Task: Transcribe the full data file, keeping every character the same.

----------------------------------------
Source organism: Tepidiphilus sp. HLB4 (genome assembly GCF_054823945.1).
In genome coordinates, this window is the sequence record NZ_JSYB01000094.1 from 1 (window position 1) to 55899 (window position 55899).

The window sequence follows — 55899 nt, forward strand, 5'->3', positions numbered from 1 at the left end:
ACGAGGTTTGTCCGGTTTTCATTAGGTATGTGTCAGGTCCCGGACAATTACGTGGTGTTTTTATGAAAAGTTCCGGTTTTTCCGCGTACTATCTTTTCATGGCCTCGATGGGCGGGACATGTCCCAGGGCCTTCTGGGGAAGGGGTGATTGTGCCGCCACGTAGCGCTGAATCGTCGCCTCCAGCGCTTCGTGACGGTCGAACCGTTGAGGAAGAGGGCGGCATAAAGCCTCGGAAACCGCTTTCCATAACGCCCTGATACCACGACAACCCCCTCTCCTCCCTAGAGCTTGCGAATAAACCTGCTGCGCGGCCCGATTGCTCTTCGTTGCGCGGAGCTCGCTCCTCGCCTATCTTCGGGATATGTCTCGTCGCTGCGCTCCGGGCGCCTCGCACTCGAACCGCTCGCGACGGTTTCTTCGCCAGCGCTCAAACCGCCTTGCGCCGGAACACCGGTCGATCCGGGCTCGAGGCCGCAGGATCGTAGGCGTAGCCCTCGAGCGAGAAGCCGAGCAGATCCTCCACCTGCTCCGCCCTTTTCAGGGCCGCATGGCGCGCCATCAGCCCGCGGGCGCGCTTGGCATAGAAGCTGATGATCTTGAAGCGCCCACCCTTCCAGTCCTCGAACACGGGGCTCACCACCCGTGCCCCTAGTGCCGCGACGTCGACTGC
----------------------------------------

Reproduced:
Source organism: Tepidiphilus sp. HLB4 (genome assembly GCF_054823945.1).
In genome coordinates, this window is the sequence record NZ_JSYB01000094.1 from 1 (window position 1) to 55899 (window position 55899).

The window sequence follows — 55899 nt, forward strand, 5'->3', positions numbered from 1 at the left end:
ACGAGGTTTGTCCGGTTTTCATTAGGTATGTGTCAGGTCCCGGACAATTACGTGGTGTTTTTATGAAAAGTTCCGGTTTTTCCGCGTACTATCTTTTCATGGCCTCGATGGGCGGGACATGTCCCAGGGCCTTCTGGGGAAGGGGTGATTGTGCCGCCACGTAGCGCTGAATCGTCGCCTCCAGCGCTTCGTGACGGTCGAACCGTTGAGGAAGAGGGCGGCATAAAGCCTCGGAAACCGCTTTCCATAACGCCCTGATACCACGACAACCCCCTCTCCTCCCTAGAGCTTGCGAATAAACCTGCTGCGCGGCCCGATTGCTCTTCGTTGCGCGGAGCTCGCTCCTCGCCTATCTTCGGGATATGTCTCGTCGCTGCGCTCCGGGCGCCTCGCACTCGAACCGCTCGCGACGGTTTCTTCGCCAGCGCTCAAACCGCCTTGCGCCGGAACACCGGTCGATCCGGGCTCGAGGCCGCAGGATCGTAGGCGTAGCCCTCGAGCGAGAAGCCGAGCAGATCCTCCACCTGCTCCGCCCTTTTCAGGGCCGCATGGCGCGCCATCAGCCCGCGGGCGCGCTTGGCATAGAAGCTGATGATCTTGAAGCGCCCACCCTTCCAGTCCTCGAACACGGGGCTCACCACCCGTGCCCCTAGTGCCGCGACGTCGACTGC